Inspired by Wiemers Family Gorillas Promote Autism Awareness

  Friday, October 30, 2015 2:00 AM

Pittsburg, KS

Inspired by Wiemers Family Gorillas Promote Autism Awareness

It is estimated that one in 68 children are diagnosed with autism each year. It is a disease that can hit any family with no definitive rhyme or reason. For Pitt State defensive coordinator, Dave Wiemers and his wife Susie, that one in 68 became more than a statistic when their middle son, Tyson, now 13, was diagnosed.

In support of the Wiemers family's desire to promote Autism awareness, research and understanding, Pittsburg State Athletics will host Autism Awareness on Saturday against Missouri Southern. The freshmen on the Pittsburg State football team will be collecting donations throughout the stadium between the first and second quarters of the game.

The proceeds will go to the Autism Classroom, which is a specialty classroom at Pittsburg's George Nettels Elementary designed specifically for autistic children who have a more difficult time learning in a traditional classroom. Although it is housed in George Nettels, it is open to all kids with autism in the local area. The room is set up to help children, no matter of their ability level, from higher functioning children, to those who have a more difficult time communicating or are not verbal at all.

The Autism Classroom is also home to a sensory integration room. It acts as a safe haven for children to go when they feel overstimulated by the outside world. They can go into the sensory integration room to collect themselves and develop their sensory needs through therapies, which may include soft sounds, dim lighting, soft, squishy objects, and anything that will help them stay calm and promote learning.

Tyson was diagnosed with autism at age eight, but his symptoms were recognizable early on. While some people believe that autism can be caused by vaccinations or genetics, neither of these was a factor in Tyson's diagnosis. The Wiemers sought therapy for him when he was just 18 months old.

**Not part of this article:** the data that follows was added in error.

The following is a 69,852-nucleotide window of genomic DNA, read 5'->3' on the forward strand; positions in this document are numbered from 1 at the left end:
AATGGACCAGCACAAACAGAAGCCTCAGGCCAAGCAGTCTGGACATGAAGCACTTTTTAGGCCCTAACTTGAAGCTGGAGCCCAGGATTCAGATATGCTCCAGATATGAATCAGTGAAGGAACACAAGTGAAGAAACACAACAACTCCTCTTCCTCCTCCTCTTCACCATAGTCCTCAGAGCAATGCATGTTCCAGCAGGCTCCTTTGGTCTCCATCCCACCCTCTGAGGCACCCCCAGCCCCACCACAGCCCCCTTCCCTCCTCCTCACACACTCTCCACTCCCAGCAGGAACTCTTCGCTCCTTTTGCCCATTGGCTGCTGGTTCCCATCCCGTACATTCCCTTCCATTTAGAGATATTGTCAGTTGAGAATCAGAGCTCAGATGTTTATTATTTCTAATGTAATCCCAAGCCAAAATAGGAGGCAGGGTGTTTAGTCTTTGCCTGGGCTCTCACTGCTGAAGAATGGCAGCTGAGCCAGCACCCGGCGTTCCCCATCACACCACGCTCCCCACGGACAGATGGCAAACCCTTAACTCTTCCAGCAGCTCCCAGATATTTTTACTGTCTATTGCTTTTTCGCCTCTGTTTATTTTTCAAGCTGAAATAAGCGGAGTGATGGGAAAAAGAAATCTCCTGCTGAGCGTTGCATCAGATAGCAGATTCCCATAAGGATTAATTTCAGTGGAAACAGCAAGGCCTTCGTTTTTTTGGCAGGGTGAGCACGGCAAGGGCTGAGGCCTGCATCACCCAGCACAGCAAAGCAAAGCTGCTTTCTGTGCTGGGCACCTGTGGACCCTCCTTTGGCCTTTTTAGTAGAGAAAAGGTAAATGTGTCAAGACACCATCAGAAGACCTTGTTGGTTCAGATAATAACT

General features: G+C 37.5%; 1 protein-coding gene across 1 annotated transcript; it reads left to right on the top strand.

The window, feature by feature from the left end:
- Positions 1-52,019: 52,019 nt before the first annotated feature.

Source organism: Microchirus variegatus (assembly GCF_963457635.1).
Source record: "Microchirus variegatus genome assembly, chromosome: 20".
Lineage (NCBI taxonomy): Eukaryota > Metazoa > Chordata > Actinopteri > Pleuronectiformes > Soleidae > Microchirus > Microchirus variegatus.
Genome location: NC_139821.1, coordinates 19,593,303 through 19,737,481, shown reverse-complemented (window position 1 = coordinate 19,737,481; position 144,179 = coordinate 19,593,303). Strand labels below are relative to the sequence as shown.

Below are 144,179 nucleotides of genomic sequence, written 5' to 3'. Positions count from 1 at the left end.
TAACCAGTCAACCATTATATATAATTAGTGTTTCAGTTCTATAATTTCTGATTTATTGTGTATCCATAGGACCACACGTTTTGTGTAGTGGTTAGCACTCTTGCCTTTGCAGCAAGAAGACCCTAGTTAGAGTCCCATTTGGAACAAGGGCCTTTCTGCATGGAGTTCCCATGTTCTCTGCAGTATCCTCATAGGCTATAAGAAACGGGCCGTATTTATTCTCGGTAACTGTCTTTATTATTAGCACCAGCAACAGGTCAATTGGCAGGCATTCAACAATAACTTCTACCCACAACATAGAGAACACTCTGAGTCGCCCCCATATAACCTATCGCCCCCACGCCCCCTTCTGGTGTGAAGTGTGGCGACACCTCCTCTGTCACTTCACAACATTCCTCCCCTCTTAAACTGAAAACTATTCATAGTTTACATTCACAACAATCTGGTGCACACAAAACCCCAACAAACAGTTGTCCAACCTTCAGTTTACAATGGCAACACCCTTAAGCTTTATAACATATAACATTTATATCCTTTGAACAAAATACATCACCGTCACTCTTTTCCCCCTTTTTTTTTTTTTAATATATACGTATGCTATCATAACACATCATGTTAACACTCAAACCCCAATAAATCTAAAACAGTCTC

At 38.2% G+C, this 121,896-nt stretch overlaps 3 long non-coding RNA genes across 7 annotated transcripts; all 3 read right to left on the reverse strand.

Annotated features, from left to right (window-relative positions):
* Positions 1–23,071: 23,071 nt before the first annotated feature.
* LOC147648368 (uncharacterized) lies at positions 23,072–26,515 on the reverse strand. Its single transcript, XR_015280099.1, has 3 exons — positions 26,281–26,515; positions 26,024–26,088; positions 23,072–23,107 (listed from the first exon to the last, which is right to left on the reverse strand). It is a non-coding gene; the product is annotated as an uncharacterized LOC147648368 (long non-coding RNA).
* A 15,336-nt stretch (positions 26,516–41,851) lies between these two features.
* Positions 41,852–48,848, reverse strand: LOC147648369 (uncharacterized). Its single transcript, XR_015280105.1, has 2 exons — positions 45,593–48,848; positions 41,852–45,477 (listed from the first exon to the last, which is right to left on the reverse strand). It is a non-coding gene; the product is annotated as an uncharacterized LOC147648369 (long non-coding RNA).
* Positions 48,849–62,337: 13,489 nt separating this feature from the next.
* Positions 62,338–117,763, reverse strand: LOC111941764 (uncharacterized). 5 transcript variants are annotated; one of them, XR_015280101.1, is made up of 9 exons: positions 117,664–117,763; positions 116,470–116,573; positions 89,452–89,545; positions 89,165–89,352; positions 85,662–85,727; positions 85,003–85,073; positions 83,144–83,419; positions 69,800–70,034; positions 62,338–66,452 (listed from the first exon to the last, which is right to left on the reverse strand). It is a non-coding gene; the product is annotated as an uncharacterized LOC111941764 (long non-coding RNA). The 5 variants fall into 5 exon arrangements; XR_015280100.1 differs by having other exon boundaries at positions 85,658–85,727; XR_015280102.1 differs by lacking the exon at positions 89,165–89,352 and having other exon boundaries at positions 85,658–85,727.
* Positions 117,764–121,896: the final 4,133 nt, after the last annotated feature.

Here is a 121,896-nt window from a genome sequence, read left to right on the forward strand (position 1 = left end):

"He wasn't quite achieving milestones and was intolerant of his sensory needs," Susie said. "I don't think numbers were reflective of him being on the spectrum until he was older, then the gap started widening between him and other kids. As he grew older and didn't mature, these symptoms showed a little better on paper."

"We were really fortunate to intervene early," Dave said. "If these kids get early therapy, they're definitely starting to jump over hurdles early. It gives them a chance at normalcy as they grow older."

Tyson functions socially and mentally at a higher level than many children on the autism spectrum, so his impairments do not stand in the way of his passions. He participates in baseball, football, bowling, golf, and will be suiting up for Pittsburg Middle School's basketball team this winter.  On weekends, he is often seen standing alongside his father on the sidelines at Pittsburg State football games and also supports his brothers, Brett and Brock in all their activities as well.

"Tyson has been treated so well at George Nettels and the middle school," Dave said. "The support Tyson gets from friends, their parents and even strangers is overwhelming to us. If we get anything out of this day, let's get a little money together to help some more kids and bring some awareness and understanding, so others can be treated like he was."



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